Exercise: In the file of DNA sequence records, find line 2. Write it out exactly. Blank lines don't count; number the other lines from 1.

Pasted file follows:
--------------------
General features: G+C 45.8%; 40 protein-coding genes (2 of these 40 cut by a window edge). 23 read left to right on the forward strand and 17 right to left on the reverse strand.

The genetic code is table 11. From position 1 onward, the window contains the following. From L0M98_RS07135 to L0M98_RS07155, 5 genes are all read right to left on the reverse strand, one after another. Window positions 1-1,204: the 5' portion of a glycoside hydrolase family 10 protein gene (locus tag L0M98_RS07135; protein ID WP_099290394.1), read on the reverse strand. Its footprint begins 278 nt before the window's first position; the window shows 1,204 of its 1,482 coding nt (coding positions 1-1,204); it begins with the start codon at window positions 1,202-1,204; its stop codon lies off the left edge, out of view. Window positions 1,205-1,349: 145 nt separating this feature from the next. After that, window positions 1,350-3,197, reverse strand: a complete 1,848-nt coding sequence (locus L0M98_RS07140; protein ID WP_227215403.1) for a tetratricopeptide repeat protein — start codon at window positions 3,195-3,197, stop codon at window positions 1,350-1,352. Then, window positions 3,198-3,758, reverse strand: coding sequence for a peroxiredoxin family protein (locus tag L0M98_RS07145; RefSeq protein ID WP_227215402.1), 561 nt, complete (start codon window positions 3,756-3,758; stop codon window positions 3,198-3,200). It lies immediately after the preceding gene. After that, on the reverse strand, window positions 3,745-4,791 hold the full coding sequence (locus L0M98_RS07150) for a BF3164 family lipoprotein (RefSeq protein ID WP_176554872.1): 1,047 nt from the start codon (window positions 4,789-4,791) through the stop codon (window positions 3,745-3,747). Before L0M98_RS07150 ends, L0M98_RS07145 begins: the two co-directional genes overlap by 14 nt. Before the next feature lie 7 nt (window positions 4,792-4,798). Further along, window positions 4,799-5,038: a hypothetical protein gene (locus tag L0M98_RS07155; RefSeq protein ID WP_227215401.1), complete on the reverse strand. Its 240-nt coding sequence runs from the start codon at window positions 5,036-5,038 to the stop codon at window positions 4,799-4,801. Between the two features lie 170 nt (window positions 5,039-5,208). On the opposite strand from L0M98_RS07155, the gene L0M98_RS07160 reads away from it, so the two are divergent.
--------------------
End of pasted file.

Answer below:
The genetic code is table 11. From position 1 onward, the window contains the following. From L0M98_RS07135 to L0M98_RS07155, 5 genes are all read right to left on the reverse strand, one after another. Window positions 1-1,204: the 5' portion of a glycoside hydrolase family 10 protein gene (locus tag L0M98_RS07135; protein ID WP_099290394.1), read on the reverse strand. Its footprint begins 278 nt before the window's first position; the window shows 1,204 of its 1,482 coding nt (coding positions 1-1,204); it begins with the start codon at window positions 1,202-1,204; its stop codon lies off the left edge, out of view. Window positions 1,205-1,349: 145 nt separating this feature from the next. After that, window positions 1,350-3,197, reverse strand: a complete 1,848-nt coding sequence (locus L0M98_RS07140; protein ID WP_227215403.1) for a tetratricopeptide repeat protein — start codon at window positions 3,195-3,197, stop codon at window positions 1,350-1,352. Then, window positions 3,198-3,758, reverse strand: coding sequence for a peroxiredoxin family protein (locus tag L0M98_RS07145; RefSeq protein ID WP_227215402.1), 561 nt, complete (start codon window positions 3,756-3,758; stop codon window positions 3,198-3,200). It lies immediately after the preceding gene. After that, on the reverse strand, window positions 3,745-4,791 hold the full coding sequence (locus L0M98_RS07150) for a BF3164 family lipoprotein (RefSeq protein ID WP_176554872.1): 1,047 nt from the start codon (window positions 4,789-4,791) through the stop codon (window positions 3,745-3,747). Before L0M98_RS07150 ends, L0M98_RS07145 begins: the two co-directional genes overlap by 14 nt. Before the next feature lie 7 nt (window positions 4,792-4,798). Further along, window positions 4,799-5,038: a hypothetical protein gene (locus tag L0M98_RS07155; RefSeq protein ID WP_227215401.1), complete on the reverse strand. Its 240-nt coding sequence runs from the start codon at window positions 5,036-5,038 to the stop codon at window positions 4,799-4,801. Between the two features lie 170 nt (window positions 5,039-5,208). On the opposite strand from L0M98_RS07155, the gene L0M98_RS07160 reads away from it, so the two are divergent.